A study by a Brock University professor has revealed that time travel might be possible if parallel timelines are involved.
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In an article for The Conversation, physicist Barak Shoshany of Brock University in Canada suggests that time travel could be possible in real life. There is, however, a small twist.
To begin with, there is a practical issue: in order to build a time machine, a large amount of exotic matter – matter with negative energy — would be required. All matter on Earth contains positive energy, and while quantum physics suggests that exotic matter may be formed in theory, it would be in insufficient quantities and for insufficient periods of time.
Second, time travel, according to Shoshany, could leave science fiction’s pages, but only when parallel timelines are involved. This is because of the time paradox, also known as the consistency paradox.
In movies and literature, time travellers are cautioned against engaging with their past selves or altering history in any way – because killing their own grandfather, for example, would theoretically prevent them from ever being born, let alone travelling back in time.
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The impossibility of time travel is demonstrated by these paradoxes. There would be no paradox if parallel timelines existed, allowing a time-traveller to jump across into an alternate history leading to an alternate present.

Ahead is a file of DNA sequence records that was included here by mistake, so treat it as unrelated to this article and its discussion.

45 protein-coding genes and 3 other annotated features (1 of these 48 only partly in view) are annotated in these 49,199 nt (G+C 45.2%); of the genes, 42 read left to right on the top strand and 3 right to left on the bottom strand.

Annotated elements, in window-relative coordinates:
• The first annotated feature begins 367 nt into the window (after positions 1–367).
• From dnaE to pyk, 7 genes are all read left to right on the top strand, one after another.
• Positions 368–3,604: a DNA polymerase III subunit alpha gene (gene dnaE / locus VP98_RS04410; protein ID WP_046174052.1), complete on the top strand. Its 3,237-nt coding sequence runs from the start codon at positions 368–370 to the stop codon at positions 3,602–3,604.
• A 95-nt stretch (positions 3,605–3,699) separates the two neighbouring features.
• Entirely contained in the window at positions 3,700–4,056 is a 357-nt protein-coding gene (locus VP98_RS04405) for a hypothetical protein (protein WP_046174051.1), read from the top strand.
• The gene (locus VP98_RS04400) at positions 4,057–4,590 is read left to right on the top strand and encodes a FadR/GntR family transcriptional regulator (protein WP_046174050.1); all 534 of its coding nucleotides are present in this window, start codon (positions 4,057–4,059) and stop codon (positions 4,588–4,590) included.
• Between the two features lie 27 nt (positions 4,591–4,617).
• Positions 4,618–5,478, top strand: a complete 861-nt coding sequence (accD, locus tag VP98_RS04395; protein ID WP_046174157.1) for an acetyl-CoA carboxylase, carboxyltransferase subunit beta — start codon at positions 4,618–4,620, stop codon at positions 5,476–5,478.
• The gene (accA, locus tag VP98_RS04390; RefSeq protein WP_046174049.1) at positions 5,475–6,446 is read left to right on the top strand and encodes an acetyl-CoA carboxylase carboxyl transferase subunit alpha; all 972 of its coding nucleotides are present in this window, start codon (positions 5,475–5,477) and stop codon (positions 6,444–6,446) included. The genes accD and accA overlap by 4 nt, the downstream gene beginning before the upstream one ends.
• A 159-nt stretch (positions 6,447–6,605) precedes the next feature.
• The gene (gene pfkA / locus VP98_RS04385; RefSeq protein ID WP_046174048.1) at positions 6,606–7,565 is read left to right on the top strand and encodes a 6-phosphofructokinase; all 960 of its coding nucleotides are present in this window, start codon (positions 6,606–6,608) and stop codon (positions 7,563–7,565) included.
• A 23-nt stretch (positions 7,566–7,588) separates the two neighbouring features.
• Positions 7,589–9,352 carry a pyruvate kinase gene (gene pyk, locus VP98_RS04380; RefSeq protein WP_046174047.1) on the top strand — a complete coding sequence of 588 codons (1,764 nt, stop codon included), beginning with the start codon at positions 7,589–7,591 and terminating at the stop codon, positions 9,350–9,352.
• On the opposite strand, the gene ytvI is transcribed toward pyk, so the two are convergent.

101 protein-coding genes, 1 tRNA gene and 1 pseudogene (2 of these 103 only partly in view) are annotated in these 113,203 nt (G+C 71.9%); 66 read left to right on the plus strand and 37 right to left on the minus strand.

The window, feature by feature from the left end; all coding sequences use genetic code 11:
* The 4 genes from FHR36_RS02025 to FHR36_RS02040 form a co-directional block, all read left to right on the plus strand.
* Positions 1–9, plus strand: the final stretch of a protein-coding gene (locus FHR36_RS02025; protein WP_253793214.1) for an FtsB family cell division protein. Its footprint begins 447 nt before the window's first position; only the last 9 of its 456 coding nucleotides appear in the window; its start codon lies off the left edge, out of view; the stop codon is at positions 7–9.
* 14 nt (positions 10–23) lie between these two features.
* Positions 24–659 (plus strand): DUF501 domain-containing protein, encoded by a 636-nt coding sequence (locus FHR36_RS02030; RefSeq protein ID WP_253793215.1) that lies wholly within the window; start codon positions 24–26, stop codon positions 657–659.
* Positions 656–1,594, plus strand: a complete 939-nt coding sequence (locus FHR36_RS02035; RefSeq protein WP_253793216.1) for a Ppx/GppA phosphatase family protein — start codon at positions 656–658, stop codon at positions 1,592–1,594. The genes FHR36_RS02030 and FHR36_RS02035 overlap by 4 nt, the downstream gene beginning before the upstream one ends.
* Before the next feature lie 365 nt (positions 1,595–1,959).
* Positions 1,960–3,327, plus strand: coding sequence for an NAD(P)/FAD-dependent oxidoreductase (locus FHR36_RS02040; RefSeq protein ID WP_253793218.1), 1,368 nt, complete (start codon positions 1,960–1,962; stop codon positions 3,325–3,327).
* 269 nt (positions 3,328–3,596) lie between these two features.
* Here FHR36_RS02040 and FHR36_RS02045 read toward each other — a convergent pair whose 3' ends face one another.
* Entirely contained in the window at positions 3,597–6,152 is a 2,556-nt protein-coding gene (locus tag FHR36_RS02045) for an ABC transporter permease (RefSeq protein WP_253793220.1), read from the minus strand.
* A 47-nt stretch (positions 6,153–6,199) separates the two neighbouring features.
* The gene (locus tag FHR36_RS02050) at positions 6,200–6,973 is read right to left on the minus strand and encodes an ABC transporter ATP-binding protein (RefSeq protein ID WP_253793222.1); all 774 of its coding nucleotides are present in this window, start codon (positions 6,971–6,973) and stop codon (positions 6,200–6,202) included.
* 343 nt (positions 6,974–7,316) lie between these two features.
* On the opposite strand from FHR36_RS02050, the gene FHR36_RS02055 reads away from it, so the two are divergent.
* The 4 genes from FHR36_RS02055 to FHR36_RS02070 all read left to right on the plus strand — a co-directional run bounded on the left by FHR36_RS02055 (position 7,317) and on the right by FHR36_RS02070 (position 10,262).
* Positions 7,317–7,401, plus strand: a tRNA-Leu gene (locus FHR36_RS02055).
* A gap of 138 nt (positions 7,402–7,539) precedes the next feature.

According to Shoshany, this suggests that time travel is possible if our universe permits many histories to coexist in some way. This is the subject of a separate study, which the physicist is already conducting with the assistance of his students.
“My students and I are currently working on finding a concrete theory of time travel with multiple histories that is fully compatible with general relativity. Of course, even if we manage to find such a theory, this would not be sufficient to prove that time travel is possible, but it would at least mean that time travel is not ruled out by consistency paradoxes,” Shoshany said in his article.
He pointed out that quantum mechanics suggests the existence of a “multiverse,” as some call it. The paradox of Schrödinger’s Cat is a well-known example. The cat in the box dies in one timeline but lives in another, parallel one.
So, if our world can sustain numerous histories, it appears that we would be able to travel across time — even if we would still be spectators rather than players, given that nothing could be changed.